46 years later, young people still fighting to have themselves heard – to be afforded their right to access and equality.

46 years later, the plight of the young continues to fall on deaf ears.

Unemployment for those between the ages of 15 – 25 years of age is a staggering 63%. What kind of message does this send to our youth?

Would these odds of getting ahead inspire you? I think not.

To quote the author, Anthony Horowitz:

“Childhood, after all, is the first precious coin that poverty steals from a child.”

It is little wonder we see substance abuse among this same demographic skyrocketing.

In the first three months of this year, Madam Speaker, 45 young people were killed in this province – an 80% increase for the same period a year ago.

What kind of society do we live in where the young are killed with such wanton destruction of life?

How can we face ourselves when this is the world we have bequeathed to our young?

This is not the society that those who marched and died fought for.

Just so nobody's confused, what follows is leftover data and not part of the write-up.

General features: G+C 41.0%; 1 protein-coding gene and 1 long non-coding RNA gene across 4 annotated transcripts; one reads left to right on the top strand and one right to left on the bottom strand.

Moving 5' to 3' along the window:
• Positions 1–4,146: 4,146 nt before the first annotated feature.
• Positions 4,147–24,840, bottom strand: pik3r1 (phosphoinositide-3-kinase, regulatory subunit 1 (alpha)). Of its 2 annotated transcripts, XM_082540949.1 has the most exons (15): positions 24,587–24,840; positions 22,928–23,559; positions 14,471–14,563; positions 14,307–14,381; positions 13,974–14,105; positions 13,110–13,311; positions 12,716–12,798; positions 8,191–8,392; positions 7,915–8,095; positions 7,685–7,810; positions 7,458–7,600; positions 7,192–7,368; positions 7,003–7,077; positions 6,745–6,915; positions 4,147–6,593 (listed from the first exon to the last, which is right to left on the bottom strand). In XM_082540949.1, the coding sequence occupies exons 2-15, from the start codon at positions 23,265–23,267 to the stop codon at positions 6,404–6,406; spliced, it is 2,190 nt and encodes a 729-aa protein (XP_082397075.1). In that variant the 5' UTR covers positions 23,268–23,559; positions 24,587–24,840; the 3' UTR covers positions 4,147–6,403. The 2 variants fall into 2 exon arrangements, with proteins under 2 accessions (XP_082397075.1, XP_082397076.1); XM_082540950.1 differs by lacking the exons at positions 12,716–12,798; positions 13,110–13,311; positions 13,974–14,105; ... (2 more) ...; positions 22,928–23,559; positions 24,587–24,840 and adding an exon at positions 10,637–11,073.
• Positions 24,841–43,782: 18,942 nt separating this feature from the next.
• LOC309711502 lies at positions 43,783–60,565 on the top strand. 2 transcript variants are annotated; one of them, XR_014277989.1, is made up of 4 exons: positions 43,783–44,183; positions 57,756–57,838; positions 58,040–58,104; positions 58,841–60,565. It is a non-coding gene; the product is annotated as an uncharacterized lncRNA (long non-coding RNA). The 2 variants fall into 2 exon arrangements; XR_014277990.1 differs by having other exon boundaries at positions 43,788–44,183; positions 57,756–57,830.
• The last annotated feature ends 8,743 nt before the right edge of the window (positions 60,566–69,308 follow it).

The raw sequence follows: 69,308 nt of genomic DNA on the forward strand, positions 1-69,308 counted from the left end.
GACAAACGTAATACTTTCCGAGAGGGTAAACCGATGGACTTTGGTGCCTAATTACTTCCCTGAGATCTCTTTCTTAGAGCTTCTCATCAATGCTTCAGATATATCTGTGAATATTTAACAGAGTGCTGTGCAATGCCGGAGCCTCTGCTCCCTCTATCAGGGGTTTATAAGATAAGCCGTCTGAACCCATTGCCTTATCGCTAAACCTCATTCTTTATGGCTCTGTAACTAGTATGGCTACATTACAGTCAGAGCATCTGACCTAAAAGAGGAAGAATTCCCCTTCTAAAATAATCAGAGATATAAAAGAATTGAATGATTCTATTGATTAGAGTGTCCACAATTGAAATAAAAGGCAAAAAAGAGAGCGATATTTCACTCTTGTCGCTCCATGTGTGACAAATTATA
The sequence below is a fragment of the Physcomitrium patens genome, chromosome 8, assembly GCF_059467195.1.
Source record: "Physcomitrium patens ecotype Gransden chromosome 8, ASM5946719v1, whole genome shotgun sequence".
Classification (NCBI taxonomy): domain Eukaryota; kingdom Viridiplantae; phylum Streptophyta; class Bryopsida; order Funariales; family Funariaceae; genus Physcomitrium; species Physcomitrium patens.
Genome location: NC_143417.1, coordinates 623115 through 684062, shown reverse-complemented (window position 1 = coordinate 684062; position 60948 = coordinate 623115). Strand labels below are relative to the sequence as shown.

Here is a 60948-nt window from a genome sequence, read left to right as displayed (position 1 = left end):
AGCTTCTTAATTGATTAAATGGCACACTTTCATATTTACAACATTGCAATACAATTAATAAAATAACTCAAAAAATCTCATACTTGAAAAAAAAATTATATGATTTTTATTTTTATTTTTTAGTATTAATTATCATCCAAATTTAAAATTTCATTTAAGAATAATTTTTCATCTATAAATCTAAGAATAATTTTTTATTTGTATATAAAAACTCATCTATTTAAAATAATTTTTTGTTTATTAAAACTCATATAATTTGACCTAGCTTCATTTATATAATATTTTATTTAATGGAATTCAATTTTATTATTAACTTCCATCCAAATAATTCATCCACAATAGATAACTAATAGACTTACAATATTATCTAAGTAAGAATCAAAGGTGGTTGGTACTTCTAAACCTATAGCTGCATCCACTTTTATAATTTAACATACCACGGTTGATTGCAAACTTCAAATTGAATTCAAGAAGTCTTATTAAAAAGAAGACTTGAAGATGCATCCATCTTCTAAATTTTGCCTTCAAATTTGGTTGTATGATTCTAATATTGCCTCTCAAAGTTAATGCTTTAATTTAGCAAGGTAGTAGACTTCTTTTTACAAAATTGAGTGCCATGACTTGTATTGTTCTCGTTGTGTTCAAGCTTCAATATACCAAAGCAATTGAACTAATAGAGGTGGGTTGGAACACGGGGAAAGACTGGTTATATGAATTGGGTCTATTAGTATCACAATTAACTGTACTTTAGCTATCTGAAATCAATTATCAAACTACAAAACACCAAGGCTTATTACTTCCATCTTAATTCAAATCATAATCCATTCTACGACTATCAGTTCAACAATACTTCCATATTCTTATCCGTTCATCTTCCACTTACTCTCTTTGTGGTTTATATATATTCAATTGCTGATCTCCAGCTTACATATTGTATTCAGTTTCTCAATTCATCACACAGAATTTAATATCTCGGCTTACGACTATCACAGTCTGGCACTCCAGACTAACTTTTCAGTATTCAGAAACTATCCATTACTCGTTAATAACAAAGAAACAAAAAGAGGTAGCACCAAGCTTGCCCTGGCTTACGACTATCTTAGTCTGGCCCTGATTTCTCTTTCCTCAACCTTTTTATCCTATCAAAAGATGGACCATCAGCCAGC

It is time that this government stopped attempting to paper over the gaping crevasses before we have an entire generation lost to ANC ineptitude.

I thank you.

Over R100 million worth of heritage monuments are still not operational with no benefits to residents

Note to editors: Please find attached an English soundbite by Kingsol Chabalala MPL.

Over the past eleven years, the residents of Gauteng have been expecting the full functionality of the Women’s Living Monument, Boipatong Monument, and the Kagiso Memorial which remain not fully operational.

These monuments have cost the Gauteng Department of Sports, Arts, Culture and Recreation (SACR) over R100 million, yet they are not benefiting the residents of Gauteng.